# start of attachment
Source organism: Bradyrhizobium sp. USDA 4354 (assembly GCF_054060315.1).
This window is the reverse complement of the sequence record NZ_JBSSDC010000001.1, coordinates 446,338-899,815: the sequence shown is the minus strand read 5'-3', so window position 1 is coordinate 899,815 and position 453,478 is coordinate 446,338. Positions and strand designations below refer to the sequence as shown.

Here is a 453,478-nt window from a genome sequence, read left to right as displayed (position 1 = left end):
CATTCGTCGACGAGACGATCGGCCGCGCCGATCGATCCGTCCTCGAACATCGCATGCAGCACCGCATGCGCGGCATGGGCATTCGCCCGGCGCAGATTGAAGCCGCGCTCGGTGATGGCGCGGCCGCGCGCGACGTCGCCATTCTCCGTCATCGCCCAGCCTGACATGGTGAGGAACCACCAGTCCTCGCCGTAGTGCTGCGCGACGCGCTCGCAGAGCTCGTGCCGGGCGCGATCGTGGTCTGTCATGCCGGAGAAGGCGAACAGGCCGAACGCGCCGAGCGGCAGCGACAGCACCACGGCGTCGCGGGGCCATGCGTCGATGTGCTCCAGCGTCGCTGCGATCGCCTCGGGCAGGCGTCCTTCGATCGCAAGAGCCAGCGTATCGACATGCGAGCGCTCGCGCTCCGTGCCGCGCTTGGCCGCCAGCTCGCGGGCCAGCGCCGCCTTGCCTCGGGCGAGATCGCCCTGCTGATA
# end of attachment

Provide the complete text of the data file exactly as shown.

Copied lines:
Source organism: Bradyrhizobium sp. USDA 4354 (assembly GCF_054060315.1).
This window is the reverse complement of the sequence record NZ_JBSSDC010000001.1, coordinates 446,338-899,815: the sequence shown is the minus strand read 5'-3', so window position 1 is coordinate 899,815 and position 453,478 is coordinate 446,338. Positions and strand designations below refer to the sequence as shown.

Here is a 453,478-nt window from a genome sequence, read left to right as displayed (position 1 = left end):
CATTCGTCGACGAGACGATCGGCCGCGCCGATCGATCCGTCCTCGAACATCGCATGCAGCACCGCATGCGCGGCATGGGCATTCGCCCGGCGCAGATTGAAGCCGCGCTCGGTGATGGCGCGGCCGCGCGCGACGTCGCCATTCTCCGTCATCGCCCAGCCTGACATGGTGAGGAACCACCAGTCCTCGCCGTAGTGCTGCGCGACGCGCTCGCAGAGCTCGTGCCGGGCGCGATCGTGGTCTGTCATGCCGGAGAAGGCGAACAGGCCGAACGCGCCGAGCGGCAGCGACAGCACCACGGCGTCGCGGGGCCATGCGTCGATGTGCTCCAGCGTCGCTGCGATCGCCTCGGGCAGGCGTCCTTCGATCGCAAGAGCCAGCGTATCGACATGCGAGCGCTCGCGCTCCGTGCCGCGCTTGGCCGCCAGCTCGCGGGCCAGCGCCGCCTTGCCTCGGGCGAGATCGCCCTGCTGATA